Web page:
## Physics for Scientists and Engineers: A Strategic Approach with Modern Physics (4th Edition)

The net gravitational force on the 20.0-kg mass is $6.09\times 10^{-7}~N$ in the +y-direction.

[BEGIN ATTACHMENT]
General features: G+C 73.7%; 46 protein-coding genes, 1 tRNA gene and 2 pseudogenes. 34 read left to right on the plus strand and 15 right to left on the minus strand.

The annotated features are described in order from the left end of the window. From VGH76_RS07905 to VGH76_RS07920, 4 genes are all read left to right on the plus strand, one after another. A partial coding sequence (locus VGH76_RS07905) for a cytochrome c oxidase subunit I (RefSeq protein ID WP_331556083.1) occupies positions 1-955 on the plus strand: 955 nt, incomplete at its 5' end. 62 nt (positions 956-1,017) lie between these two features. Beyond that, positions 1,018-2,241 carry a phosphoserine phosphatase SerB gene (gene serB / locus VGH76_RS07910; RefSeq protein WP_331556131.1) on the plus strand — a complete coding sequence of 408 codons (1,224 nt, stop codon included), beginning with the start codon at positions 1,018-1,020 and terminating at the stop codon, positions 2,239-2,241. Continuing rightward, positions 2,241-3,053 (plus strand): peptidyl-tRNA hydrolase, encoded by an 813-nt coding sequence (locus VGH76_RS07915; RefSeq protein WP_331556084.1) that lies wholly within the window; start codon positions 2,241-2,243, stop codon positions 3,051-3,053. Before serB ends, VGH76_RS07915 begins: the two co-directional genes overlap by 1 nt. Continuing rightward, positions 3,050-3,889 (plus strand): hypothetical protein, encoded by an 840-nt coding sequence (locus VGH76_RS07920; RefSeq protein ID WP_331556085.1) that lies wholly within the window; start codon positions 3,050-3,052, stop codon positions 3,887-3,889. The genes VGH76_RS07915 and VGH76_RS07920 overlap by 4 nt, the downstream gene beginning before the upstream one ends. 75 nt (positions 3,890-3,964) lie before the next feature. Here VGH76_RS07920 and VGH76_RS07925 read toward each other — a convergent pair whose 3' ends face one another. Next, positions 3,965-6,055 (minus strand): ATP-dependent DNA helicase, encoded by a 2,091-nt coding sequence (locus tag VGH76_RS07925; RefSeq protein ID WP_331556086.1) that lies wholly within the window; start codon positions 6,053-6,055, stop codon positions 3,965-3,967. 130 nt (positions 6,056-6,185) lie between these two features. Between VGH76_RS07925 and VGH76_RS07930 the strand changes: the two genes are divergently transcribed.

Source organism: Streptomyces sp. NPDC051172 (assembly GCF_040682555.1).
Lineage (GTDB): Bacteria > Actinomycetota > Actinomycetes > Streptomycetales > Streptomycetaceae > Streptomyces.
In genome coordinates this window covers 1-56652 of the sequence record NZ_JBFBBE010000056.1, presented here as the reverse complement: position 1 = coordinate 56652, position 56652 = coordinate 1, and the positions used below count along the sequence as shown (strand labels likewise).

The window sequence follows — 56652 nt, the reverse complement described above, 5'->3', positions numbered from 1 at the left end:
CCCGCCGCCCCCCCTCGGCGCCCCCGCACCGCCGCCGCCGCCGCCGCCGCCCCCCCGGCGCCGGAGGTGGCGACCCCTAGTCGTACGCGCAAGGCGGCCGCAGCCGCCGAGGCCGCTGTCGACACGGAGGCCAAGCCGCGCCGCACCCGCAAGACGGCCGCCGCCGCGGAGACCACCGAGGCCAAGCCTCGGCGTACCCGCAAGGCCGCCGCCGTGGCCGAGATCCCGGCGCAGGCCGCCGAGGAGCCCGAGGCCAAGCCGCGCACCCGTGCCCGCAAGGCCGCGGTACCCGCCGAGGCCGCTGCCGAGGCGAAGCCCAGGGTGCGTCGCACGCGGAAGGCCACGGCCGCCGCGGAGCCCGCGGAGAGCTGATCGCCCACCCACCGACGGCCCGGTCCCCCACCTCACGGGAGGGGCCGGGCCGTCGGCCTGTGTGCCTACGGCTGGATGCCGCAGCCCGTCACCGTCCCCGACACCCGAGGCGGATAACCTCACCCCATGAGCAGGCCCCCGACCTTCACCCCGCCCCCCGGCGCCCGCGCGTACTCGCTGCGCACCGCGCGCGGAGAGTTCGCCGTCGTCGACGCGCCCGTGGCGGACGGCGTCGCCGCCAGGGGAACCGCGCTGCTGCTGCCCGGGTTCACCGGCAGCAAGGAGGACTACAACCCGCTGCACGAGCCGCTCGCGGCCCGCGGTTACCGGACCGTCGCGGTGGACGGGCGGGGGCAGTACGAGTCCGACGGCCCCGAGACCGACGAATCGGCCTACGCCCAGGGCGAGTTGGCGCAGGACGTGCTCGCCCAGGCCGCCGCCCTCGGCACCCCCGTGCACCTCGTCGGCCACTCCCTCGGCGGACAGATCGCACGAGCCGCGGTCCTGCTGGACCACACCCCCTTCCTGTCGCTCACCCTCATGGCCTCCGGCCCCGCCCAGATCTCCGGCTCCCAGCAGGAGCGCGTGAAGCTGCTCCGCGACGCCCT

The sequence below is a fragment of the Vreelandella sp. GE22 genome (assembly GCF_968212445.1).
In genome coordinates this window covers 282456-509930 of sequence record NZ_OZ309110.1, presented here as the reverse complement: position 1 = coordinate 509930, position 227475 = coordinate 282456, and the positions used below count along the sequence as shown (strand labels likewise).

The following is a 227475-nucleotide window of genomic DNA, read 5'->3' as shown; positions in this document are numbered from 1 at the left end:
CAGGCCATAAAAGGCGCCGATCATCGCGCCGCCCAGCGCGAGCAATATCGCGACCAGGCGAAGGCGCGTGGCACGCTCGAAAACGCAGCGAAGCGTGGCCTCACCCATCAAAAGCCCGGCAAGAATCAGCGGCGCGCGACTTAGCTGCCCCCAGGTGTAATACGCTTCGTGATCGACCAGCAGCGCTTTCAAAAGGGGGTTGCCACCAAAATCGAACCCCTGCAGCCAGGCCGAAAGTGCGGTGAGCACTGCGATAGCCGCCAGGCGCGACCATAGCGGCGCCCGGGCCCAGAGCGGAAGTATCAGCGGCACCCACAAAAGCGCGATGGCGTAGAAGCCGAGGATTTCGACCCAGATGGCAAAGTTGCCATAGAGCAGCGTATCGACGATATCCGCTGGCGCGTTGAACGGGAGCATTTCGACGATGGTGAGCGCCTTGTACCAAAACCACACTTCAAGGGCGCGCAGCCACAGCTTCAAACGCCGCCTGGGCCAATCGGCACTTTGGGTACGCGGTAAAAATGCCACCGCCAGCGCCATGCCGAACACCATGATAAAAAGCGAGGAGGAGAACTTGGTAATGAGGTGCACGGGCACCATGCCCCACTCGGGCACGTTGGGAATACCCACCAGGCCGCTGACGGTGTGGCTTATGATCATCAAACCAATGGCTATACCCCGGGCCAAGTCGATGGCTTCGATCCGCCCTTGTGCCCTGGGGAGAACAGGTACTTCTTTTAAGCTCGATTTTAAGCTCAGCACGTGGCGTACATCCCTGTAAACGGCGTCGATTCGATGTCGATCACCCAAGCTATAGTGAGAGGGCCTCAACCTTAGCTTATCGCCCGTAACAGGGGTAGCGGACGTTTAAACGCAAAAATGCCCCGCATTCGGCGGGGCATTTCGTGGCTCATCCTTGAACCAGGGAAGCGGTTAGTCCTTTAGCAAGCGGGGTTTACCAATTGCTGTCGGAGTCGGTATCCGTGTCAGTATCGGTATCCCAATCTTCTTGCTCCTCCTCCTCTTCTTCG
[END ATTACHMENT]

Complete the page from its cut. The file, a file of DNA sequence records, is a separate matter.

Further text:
We can find the distance $R$ from the center of the 20-kg mass to the center of each of the other masses. $R = \sqrt{(5.0~cm)^2+(20.0~cm)^2}$ $R = 20.6~cm$ We can find the gravitational force that one 10.0-kg mass exerts on the 20.0-kg mass. $F = \frac{G~(10.0~kg)(20.0~kg)}{R^2}$ $F = \frac{(6.67\times 10^{-11}~m^3/kg~s^2)(10.0~kg)(20.0~kg)}{(0.206~m)^2}$ $F = 3.14\times 10^{-7}~N$ We can find the angle $\theta$ from the +y-axis that each 10.0-kg mass attracts the 20.0 kg mass. $tan(\theta) = \frac{5.0~cm}{20.0~cm}$ $\theta = arctan(\frac{5.0~cm}{20.0~cm})$ $\theta = 14.0^{\circ}$ By symmetry, the x-component of the net gravitational force on the 20.0-kg mass is zero. Therefore, the net gravitational force on the 20.0-kg mass is double the y-component of the gravitational force exerted by one 10.0-kg mass. $F_{net} = 2~F_y$ $F_{net} = 2~F~cos(\theta)$ $F_{net} = (2)(3.14\times 10^{-7}~N)~cos(14.0^{\circ})$ $F_{net} = 6.09\times 10^{-7}~N$ The net gravitational force on the 20.0-kg mass is $6.09\times 10^{-7}~N$ in the +y-direction.